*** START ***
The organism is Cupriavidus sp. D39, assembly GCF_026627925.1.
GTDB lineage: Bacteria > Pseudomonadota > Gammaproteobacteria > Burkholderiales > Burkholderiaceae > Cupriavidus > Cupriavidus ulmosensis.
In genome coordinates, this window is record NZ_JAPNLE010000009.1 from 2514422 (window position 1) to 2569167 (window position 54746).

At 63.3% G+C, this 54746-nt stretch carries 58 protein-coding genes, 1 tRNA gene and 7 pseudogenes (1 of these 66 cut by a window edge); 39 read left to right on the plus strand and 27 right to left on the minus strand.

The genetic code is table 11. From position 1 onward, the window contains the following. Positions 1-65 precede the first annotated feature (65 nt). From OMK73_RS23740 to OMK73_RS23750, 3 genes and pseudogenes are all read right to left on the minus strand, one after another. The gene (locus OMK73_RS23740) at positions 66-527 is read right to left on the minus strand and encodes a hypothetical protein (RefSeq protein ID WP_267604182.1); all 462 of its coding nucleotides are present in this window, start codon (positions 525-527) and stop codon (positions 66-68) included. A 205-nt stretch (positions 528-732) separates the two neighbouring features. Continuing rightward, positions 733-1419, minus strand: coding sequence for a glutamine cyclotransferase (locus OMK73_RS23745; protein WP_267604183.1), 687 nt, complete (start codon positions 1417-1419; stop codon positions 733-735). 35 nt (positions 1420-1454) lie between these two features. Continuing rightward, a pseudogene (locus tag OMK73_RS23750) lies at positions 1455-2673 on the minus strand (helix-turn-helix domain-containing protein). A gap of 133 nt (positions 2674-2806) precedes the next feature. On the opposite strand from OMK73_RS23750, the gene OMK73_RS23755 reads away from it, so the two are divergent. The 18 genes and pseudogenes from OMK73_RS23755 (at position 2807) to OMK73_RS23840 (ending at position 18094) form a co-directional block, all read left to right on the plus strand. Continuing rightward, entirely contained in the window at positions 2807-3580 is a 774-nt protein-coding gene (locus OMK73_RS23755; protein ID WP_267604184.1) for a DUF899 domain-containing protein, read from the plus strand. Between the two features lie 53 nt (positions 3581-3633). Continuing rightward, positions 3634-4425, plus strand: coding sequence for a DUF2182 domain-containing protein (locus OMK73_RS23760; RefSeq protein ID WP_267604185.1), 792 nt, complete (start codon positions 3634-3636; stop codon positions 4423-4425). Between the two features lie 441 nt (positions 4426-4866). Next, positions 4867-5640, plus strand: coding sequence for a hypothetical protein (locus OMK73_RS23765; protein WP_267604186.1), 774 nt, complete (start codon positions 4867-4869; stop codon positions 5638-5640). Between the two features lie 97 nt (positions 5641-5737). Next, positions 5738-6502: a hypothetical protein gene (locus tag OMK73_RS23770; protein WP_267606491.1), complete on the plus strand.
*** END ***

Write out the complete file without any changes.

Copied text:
The organism is Cupriavidus sp. D39, assembly GCF_026627925.1.
GTDB lineage: Bacteria > Pseudomonadota > Gammaproteobacteria > Burkholderiales > Burkholderiaceae > Cupriavidus > Cupriavidus ulmosensis.
In genome coordinates, this window is record NZ_JAPNLE010000009.1 from 2514422 (window position 1) to 2569167 (window position 54746).

At 63.3% G+C, this 54746-nt stretch carries 58 protein-coding genes, 1 tRNA gene and 7 pseudogenes (1 of these 66 cut by a window edge); 39 read left to right on the plus strand and 27 right to left on the minus strand.

The genetic code is table 11. From position 1 onward, the window contains the following. Positions 1-65 precede the first annotated feature (65 nt). From OMK73_RS23740 to OMK73_RS23750, 3 genes and pseudogenes are all read right to left on the minus strand, one after another. The gene (locus OMK73_RS23740) at positions 66-527 is read right to left on the minus strand and encodes a hypothetical protein (RefSeq protein ID WP_267604182.1); all 462 of its coding nucleotides are present in this window, start codon (positions 525-527) and stop codon (positions 66-68) included. A 205-nt stretch (positions 528-732) separates the two neighbouring features. Continuing rightward, positions 733-1419, minus strand: coding sequence for a glutamine cyclotransferase (locus OMK73_RS23745; protein WP_267604183.1), 687 nt, complete (start codon positions 1417-1419; stop codon positions 733-735). 35 nt (positions 1420-1454) lie between these two features. Continuing rightward, a pseudogene (locus tag OMK73_RS23750) lies at positions 1455-2673 on the minus strand (helix-turn-helix domain-containing protein). A gap of 133 nt (positions 2674-2806) precedes the next feature. On the opposite strand from OMK73_RS23750, the gene OMK73_RS23755 reads away from it, so the two are divergent. The 18 genes and pseudogenes from OMK73_RS23755 (at position 2807) to OMK73_RS23840 (ending at position 18094) form a co-directional block, all read left to right on the plus strand. Continuing rightward, entirely contained in the window at positions 2807-3580 is a 774-nt protein-coding gene (locus OMK73_RS23755; protein ID WP_267604184.1) for a DUF899 domain-containing protein, read from the plus strand. Between the two features lie 53 nt (positions 3581-3633). Continuing rightward, positions 3634-4425, plus strand: coding sequence for a DUF2182 domain-containing protein (locus OMK73_RS23760; RefSeq protein ID WP_267604185.1), 792 nt, complete (start codon positions 3634-3636; stop codon positions 4423-4425). Between the two features lie 441 nt (positions 4426-4866). Next, positions 4867-5640, plus strand: coding sequence for a hypothetical protein (locus OMK73_RS23765; protein WP_267604186.1), 774 nt, complete (start codon positions 4867-4869; stop codon positions 5638-5640). Between the two features lie 97 nt (positions 5641-5737). Next, positions 5738-6502: a hypothetical protein gene (locus tag OMK73_RS23770; protein WP_267606491.1), complete on the plus strand.